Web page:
By Regina M. Connell.
Think curator, and you think museum, or maybe gallery. You don’t think store, and yet that’s exactly what happens in stores…some stores, at least.
But isn’t what goes on in a store just merchandising, a collection of items brought together to sell (at as big a profit as possible)? Yes of course. But really interesting stores are actually curated: they tell a story, there’s a theme, there’s a consciousness that transcends “I like it” or “the numbers work” and “the data says customers will like it”.
There are only a few great stores that we consider truly curated. Stores like the famous Colette in Paris; Mint and Few and Far in London; 10 Corso Como in Milan; Ochre and in New York; OK in LA. Quirky, indie-minded San Francisco has a reasonably large share of curated retail…like General Store. All these stores get lots of ink as “destination” retail and “taste makers” but these stores are more than that. They tell stories, open up worlds, and make you look at things differently.
General Store’s on Judah Street in San Francisco’s Outer Sunset, a sloooowly up and coming neighborhood just a few blocks from the usually fog-bound beach and Pacific beyond. It’s far removed from the other indie strips in San Francisco, like the funky, vibrant Mission, the cooly hip Hayes Valley or the tonier-every-day Fillmore Street.
The co-owner, Serena Mitnik Miller is a Hawaii-raised, UC Santa Cruz-trained artist–and in her own way, an activist. She curates the store to tell stories, create connections between people and ideas, and inspire customers to bring a little more beauty and soul into the mundane, the everyday.
The story she’s telling is primarily about the neighborhood: the beachy, independent, rebellious outcropping of a design (and self-) conscious city, resolutely proud of its persistent fog and wind, proud of its lack of self-consciousness.
You feel it, from the indie magazines and quirky, curated set of design, art and lifestyle books in the “living room” at the front of her store…to thoughtful housewares (beautiful brooms and brushes, tableware, objects for the desk) in the middle…and the clothes–new and vintage–at the back.
There’s a practicality, reflecting the working class roots of the neighborhood, and of course that look: faded, organic, thoughtfully designed, yet with pops of strong graphics that announce a design orientation. Nary a hard edge in sight.
It even extends into the garden out back (filled with hardy succulents and one of the more covetable tables you’ve ever seen).
The other story Serena’s telling is about people, the creative spirit, and how this spirit–and its results–can creep up on you when you least expect it. “A lot of it is about telling the stories of people who quietly go through their lives, making and doing,” says Serena. “I believe in that.”
Her collection focuses on handmade pieces by Insider/Outsider artists (backpacks by Joshu and Vela, jewelry by Annie Costello, clothing by The Podolls, ceramic speakers by Joey Roth, geodesic planters by Kelly Lamb, prints by Claire Nereim) and makers she’s gotten to know–including many from the neighborhood. One maker delivers things to her by bike.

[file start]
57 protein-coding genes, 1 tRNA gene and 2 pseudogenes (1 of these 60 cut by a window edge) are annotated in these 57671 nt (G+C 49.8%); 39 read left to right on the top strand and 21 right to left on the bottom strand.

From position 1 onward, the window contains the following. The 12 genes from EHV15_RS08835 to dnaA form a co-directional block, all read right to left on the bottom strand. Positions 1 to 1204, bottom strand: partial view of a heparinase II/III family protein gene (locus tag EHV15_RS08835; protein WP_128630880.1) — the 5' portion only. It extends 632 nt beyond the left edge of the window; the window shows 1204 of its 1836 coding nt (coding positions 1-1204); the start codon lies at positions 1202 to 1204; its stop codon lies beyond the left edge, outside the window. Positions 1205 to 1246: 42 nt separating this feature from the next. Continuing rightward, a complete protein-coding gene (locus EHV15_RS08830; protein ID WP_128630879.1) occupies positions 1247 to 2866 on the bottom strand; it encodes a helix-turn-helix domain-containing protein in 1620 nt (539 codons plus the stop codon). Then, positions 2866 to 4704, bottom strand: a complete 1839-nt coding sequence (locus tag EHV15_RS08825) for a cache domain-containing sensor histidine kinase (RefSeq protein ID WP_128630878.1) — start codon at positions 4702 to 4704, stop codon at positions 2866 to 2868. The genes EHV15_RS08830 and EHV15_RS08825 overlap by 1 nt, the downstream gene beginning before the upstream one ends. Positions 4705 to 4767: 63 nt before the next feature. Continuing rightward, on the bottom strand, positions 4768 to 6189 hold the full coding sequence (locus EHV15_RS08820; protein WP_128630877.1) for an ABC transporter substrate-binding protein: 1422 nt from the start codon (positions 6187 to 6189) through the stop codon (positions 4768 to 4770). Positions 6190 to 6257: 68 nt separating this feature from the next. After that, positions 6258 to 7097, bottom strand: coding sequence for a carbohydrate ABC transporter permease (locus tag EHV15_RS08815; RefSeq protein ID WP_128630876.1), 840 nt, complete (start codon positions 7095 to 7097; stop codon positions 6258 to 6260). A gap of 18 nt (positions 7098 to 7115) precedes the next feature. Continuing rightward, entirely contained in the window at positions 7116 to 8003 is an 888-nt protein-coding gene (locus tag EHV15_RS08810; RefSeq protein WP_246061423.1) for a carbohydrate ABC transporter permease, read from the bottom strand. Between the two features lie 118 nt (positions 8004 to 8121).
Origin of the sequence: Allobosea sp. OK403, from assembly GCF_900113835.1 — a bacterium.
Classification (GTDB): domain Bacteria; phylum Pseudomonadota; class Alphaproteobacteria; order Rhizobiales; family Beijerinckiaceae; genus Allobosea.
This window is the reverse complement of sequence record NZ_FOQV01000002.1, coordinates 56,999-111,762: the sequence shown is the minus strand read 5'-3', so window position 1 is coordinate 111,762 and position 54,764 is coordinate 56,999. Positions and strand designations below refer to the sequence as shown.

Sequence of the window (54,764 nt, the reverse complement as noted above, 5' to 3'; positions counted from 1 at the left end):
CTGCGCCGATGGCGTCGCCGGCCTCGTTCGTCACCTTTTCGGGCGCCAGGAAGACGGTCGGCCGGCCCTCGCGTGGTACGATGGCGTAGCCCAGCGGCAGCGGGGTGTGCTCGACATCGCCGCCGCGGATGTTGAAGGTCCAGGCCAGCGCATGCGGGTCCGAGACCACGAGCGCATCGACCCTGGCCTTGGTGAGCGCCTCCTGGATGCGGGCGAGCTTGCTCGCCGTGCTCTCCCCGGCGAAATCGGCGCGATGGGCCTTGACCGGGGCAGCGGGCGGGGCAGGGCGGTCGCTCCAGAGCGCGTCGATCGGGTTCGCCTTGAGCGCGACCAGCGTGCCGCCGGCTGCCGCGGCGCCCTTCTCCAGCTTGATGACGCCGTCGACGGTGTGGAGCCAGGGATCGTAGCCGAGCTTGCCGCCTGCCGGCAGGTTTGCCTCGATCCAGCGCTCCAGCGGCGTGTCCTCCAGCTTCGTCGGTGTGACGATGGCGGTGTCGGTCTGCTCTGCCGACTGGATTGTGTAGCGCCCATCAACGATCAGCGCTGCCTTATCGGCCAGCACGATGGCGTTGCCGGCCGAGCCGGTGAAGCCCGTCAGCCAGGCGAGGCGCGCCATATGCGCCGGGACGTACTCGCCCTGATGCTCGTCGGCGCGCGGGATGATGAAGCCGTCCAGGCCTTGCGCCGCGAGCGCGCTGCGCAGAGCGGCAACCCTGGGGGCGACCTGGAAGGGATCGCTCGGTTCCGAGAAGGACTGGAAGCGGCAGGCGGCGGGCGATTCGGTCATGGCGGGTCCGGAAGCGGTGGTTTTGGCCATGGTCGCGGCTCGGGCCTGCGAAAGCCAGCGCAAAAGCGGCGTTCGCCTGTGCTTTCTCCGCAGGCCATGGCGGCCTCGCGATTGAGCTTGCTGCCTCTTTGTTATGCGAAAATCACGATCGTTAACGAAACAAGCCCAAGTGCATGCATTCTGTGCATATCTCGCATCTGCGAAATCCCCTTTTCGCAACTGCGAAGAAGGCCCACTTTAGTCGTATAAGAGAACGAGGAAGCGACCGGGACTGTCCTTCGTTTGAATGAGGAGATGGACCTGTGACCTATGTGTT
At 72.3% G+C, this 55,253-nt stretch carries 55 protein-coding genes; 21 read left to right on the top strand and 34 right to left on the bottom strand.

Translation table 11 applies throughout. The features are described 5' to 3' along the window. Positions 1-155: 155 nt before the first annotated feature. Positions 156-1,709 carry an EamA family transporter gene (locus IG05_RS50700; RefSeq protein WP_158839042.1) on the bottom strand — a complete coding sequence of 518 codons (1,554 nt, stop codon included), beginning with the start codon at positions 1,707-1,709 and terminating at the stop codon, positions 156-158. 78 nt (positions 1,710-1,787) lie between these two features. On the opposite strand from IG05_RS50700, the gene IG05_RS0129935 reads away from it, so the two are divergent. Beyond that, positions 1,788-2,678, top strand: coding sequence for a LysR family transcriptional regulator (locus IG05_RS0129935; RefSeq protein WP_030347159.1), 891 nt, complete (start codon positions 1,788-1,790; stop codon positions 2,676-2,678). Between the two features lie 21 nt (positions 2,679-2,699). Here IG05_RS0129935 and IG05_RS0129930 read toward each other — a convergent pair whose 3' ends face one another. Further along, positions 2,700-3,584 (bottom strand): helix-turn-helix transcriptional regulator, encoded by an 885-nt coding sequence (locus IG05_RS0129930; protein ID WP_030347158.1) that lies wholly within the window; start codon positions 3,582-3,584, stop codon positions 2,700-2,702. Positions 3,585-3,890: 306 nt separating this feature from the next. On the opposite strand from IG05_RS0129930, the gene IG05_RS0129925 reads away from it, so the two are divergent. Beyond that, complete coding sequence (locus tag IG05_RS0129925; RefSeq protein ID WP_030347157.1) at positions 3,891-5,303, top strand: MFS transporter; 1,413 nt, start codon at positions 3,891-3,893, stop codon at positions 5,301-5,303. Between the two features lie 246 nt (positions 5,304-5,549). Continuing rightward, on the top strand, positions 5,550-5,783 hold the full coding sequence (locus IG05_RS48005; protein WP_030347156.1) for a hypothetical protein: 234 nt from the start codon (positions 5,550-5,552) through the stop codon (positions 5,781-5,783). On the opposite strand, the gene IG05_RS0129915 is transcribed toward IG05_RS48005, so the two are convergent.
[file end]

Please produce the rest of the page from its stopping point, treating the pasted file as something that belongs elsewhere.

Another set of makers whose work she includes are very small, old-school producers (France’s St. James and Bensimon, for example) who’ve been making their products for decades, if not centuries. Serena also chooses charming pieces (particularly in wood) from small producers in Germany and Japan.
The craft of curation, General Store-style, is the purely democratic mix. Serena’s aunt’s hand knit booties sit–perfectly comfortably thank you very much–next to handmade shoes made by cult shoe designer Beatrice Valenzuela. It makes you think: why not?
How did you decide whose work to carry? It started with people I knew…the Wood Shop guys, Joanne who does some sewing, Jen who does textiles, that kind of thing. I found out about a neighbor who knits hats, and a neighbor’s dad who does wood work. Then I started meeting other people whose work I fell in love with. It just kept going from there.
What’s your focus as the “curator” at General Store? I’m trying to representing the full idea of living better–from so many different perspectives, whether it’s the object or the ability to create things that others appreciate.
I’m very much into the idea of objects as art. Where each of these things can be incorporated into so many parts of your life. Everything is useful but beautiful as an object.
How do you decide what to take, what not to? I am seeking to be wowed. There’s so much stuff out that that bums me out. Much of it comes from the stories of the makers, or whether I couldn’t have thought of anything better…..that’s a wow moment. The hanging geodesic planters. You get a feeling. But I also fall in love with the story of the maker…Some people you just meet and fall in love with. And you see their things around you.
How do you balance the curating and the selling? Of course I have to think about things like price point and whether it will sell. But with much of what I have, I just believe in it so much, even if it takes a couple of months….
What’s the best part of what you do? Hearing people get excited, of course. Everyone walks in and loves the vibe, and it takes time to focus. But then you see them settle in, and start to have fun.